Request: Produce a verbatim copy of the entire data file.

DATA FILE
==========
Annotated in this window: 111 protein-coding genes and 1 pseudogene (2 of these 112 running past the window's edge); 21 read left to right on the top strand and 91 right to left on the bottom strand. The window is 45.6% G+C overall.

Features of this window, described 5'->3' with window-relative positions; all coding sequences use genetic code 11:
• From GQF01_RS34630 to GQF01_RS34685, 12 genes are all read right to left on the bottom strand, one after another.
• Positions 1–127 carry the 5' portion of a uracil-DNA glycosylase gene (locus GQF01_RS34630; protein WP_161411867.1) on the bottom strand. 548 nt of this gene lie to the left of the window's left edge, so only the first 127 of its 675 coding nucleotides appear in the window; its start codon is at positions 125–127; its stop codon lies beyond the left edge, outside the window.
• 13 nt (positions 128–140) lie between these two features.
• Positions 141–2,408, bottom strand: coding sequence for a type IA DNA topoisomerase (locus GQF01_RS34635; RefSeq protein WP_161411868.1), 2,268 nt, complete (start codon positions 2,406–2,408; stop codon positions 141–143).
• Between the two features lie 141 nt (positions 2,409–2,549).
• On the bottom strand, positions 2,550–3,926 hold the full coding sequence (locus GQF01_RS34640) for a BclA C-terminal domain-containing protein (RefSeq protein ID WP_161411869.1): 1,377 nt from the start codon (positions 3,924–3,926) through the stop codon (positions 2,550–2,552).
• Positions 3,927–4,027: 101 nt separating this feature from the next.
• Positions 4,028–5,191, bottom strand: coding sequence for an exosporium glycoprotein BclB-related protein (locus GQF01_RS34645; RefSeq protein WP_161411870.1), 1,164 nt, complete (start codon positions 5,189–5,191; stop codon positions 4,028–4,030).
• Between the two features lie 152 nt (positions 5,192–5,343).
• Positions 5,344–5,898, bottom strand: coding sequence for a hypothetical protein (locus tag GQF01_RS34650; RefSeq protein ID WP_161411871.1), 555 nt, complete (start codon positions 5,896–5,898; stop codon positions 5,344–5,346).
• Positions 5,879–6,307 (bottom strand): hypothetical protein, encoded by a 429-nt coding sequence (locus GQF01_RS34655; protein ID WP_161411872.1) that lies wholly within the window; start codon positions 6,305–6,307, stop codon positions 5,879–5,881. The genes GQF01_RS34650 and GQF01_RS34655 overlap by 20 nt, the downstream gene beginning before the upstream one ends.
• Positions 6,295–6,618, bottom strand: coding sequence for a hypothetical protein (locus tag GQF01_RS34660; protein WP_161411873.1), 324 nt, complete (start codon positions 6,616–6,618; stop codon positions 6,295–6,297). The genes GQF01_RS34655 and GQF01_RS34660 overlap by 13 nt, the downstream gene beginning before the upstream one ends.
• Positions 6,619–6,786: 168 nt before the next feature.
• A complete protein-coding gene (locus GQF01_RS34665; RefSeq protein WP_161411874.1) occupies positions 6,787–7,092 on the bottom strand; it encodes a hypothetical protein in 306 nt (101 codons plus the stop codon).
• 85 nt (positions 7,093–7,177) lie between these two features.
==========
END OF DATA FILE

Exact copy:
Annotated in this window: 111 protein-coding genes and 1 pseudogene (2 of these 112 running past the window's edge); 21 read left to right on the top strand and 91 right to left on the bottom strand. The window is 45.6% G+C overall.

Features of this window, described 5'->3' with window-relative positions; all coding sequences use genetic code 11:
• From GQF01_RS34630 to GQF01_RS34685, 12 genes are all read right to left on the bottom strand, one after another.
• Positions 1–127 carry the 5' portion of a uracil-DNA glycosylase gene (locus GQF01_RS34630; protein WP_161411867.1) on the bottom strand. 548 nt of this gene lie to the left of the window's left edge, so only the first 127 of its 675 coding nucleotides appear in the window; its start codon is at positions 125–127; its stop codon lies beyond the left edge, outside the window.
• 13 nt (positions 128–140) lie between these two features.
• Positions 141–2,408, bottom strand: coding sequence for a type IA DNA topoisomerase (locus GQF01_RS34635; RefSeq protein WP_161411868.1), 2,268 nt, complete (start codon positions 2,406–2,408; stop codon positions 141–143).
• Between the two features lie 141 nt (positions 2,409–2,549).
• On the bottom strand, positions 2,550–3,926 hold the full coding sequence (locus GQF01_RS34640) for a BclA C-terminal domain-containing protein (RefSeq protein ID WP_161411869.1): 1,377 nt from the start codon (positions 3,924–3,926) through the stop codon (positions 2,550–2,552).
• Positions 3,927–4,027: 101 nt separating this feature from the next.
• Positions 4,028–5,191, bottom strand: coding sequence for an exosporium glycoprotein BclB-related protein (locus GQF01_RS34645; RefSeq protein WP_161411870.1), 1,164 nt, complete (start codon positions 5,189–5,191; stop codon positions 4,028–4,030).
• Between the two features lie 152 nt (positions 5,192–5,343).
• Positions 5,344–5,898, bottom strand: coding sequence for a hypothetical protein (locus tag GQF01_RS34650; RefSeq protein ID WP_161411871.1), 555 nt, complete (start codon positions 5,896–5,898; stop codon positions 5,344–5,346).
• Positions 5,879–6,307 (bottom strand): hypothetical protein, encoded by a 429-nt coding sequence (locus GQF01_RS34655; protein ID WP_161411872.1) that lies wholly within the window; start codon positions 6,305–6,307, stop codon positions 5,879–5,881. The genes GQF01_RS34650 and GQF01_RS34655 overlap by 20 nt, the downstream gene beginning before the upstream one ends.
• Positions 6,295–6,618, bottom strand: coding sequence for a hypothetical protein (locus tag GQF01_RS34660; protein WP_161411873.1), 324 nt, complete (start codon positions 6,616–6,618; stop codon positions 6,295–6,297). The genes GQF01_RS34655 and GQF01_RS34660 overlap by 13 nt, the downstream gene beginning before the upstream one ends.
• Positions 6,619–6,786: 168 nt before the next feature.
• A complete protein-coding gene (locus GQF01_RS34665; RefSeq protein WP_161411874.1) occupies positions 6,787–7,092 on the bottom strand; it encodes a hypothetical protein in 306 nt (101 codons plus the stop codon).
• 85 nt (positions 7,093–7,177) lie between these two features.